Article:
During the decades in which Jewish entry into formally equal citizenship unfolded, the spectrum they experienced broadened, ranging from once unimagined opportunity to deepened danger. As members of this once ghettoized group moved and lived more freely within majority Christian societies in Europe and North America, possibilities widened. With the pivotal role played by the existence or the suppression of political antisemitism, prospects for Jews in the West came to extend from unprecedented membership to comprehensive extrusion; ultimately, we painfully know, extrusion that encompassed mass murder.

Political antisemitism represented a defiant refusal, an attempt to reverse the constitutional inclusion of Jews as citizens. This impulse merged older ideas about Jewish failings with eugenicist racism. Rejecting the combination of liberalism and toleration, the leaders of the new antisemitism mounted popular political appeals by generating party propaganda and mobilizing press attention. Their efforts pressured Jewish life, a reality exemplified by Mahler’s vulnerability and exit to New York; and, later, by Alma Mahler Werfel’s more urgent need to take flight from Vichy France to America, a journey she and her husband Franz managed in 1940 with the assistance of Varian Fry’s Emergency Rescue Committee, the precursor of today’s International Rescue Committee led by David Miliband.

By contrast, Gustav and Alma Mahler’s New York destination in late 1907 fused a more secure toleration for Jews with the American regime’s persistent liberalism. With this felicitous combination, political antisemitism failed to flourish. As a result, New York’s Jews, including the Mahlers, came to live on a mostly stable intermediate ground, a space flanked, on the one side, by exclusion, and, on the other, by full-scale assimilation. Though tense, this middle location impeded the many anti-Jewish pressures emanating from civil society; pressures, in truth, not very dissimilar in New York from those in Austria. The comparatively fortunate result for American Jews might be called optimal marginality.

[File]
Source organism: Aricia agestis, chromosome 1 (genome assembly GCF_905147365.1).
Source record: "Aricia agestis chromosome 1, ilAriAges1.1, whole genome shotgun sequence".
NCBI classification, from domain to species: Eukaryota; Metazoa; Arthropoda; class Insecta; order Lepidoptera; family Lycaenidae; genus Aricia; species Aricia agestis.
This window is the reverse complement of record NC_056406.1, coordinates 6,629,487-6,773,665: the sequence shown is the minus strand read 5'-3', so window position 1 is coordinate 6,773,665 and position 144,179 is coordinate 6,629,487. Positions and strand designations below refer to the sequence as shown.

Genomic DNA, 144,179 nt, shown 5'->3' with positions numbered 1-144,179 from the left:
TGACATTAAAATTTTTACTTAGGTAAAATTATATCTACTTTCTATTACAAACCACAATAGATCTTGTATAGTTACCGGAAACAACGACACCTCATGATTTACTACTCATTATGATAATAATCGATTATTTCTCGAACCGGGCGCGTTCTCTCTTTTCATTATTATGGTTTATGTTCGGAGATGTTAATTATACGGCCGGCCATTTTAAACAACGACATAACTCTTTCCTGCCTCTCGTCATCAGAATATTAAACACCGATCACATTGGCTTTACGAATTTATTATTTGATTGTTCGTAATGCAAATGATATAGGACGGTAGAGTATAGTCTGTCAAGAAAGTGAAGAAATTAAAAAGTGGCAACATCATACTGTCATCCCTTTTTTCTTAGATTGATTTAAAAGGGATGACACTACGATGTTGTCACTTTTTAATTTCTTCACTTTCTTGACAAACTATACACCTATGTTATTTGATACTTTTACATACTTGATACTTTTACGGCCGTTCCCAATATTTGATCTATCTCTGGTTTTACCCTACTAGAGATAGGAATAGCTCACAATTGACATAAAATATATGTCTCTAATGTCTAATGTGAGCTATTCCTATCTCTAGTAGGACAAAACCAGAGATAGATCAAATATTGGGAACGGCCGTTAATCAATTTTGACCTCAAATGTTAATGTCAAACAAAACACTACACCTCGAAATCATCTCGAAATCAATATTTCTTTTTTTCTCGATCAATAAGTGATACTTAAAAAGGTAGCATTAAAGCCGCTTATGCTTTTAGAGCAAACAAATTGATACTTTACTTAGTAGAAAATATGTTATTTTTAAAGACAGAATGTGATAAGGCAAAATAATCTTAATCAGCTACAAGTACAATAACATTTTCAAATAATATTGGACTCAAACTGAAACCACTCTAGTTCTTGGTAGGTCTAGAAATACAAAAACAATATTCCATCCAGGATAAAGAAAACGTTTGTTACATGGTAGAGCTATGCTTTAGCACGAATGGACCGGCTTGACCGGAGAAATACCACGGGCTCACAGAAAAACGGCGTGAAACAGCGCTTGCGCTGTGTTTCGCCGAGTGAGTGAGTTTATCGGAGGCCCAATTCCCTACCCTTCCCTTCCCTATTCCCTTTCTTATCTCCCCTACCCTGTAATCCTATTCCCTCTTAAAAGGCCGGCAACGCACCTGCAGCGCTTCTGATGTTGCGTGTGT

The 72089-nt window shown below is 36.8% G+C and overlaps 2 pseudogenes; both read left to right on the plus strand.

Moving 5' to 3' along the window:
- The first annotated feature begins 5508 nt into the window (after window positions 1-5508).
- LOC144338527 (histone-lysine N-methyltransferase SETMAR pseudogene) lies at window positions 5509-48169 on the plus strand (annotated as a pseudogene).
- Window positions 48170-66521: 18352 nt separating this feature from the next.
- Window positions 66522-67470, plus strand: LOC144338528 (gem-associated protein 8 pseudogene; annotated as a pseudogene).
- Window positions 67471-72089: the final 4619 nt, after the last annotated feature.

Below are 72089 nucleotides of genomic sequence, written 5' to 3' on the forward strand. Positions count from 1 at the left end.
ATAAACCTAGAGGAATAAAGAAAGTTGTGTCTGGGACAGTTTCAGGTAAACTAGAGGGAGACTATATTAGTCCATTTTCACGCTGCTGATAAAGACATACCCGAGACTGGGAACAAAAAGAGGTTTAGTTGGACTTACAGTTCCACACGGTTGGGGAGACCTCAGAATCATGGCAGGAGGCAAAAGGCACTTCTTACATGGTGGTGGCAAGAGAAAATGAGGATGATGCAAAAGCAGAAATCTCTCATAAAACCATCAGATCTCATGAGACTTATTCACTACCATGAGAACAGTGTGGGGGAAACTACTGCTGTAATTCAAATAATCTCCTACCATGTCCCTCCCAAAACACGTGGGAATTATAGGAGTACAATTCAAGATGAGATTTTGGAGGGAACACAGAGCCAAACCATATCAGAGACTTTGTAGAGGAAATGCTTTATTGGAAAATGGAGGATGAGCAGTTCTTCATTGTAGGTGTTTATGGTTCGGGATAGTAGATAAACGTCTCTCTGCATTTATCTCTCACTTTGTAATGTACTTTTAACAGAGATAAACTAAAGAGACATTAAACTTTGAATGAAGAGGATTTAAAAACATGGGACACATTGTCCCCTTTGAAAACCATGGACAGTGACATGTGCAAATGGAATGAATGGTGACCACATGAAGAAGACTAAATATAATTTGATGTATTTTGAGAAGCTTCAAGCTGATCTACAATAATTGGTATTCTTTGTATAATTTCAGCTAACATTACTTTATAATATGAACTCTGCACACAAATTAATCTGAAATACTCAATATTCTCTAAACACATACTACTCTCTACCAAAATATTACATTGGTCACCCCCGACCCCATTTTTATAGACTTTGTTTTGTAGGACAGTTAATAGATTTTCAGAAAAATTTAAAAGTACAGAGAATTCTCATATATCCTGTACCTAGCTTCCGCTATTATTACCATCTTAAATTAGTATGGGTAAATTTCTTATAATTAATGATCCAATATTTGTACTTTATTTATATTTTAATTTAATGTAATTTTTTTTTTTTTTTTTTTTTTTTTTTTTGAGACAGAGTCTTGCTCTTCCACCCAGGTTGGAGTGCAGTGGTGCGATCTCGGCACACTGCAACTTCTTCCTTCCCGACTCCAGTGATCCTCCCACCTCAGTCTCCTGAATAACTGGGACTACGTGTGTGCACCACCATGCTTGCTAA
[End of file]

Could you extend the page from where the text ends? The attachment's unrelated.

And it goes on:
Here, then, lies my focused subject, the contrasting status of political antisemitism experienced by Mahler in otherwise parallel Vienna and New York. This comparison invites us to consider more broadly the conditions within which frequently disliked religious, racial, national, and ethnic minorities can achieve a decent and secure status.

Four concepts—modernism, antisemitism, toleration, and liberalism—underpin my consideration. These words possess the qualities identified by the literary critic Raymond Williams in the introduction to his resonant book, Keywords: A Vocabulary of Culture and Society. Clarifying his criteria of selection, Williams declared that “Every word which I have included has at some time, in the course of some argument, virtually forced itself on my attention because the problems of its meanings seemed to me inextricably bound up with the problems it was being used to discuss.” Terms deserve to be called keywords, he explained, when “they are significant, binding words in certain activities and their interpretation; [and] they are significant, indicative words in certain forms of thought.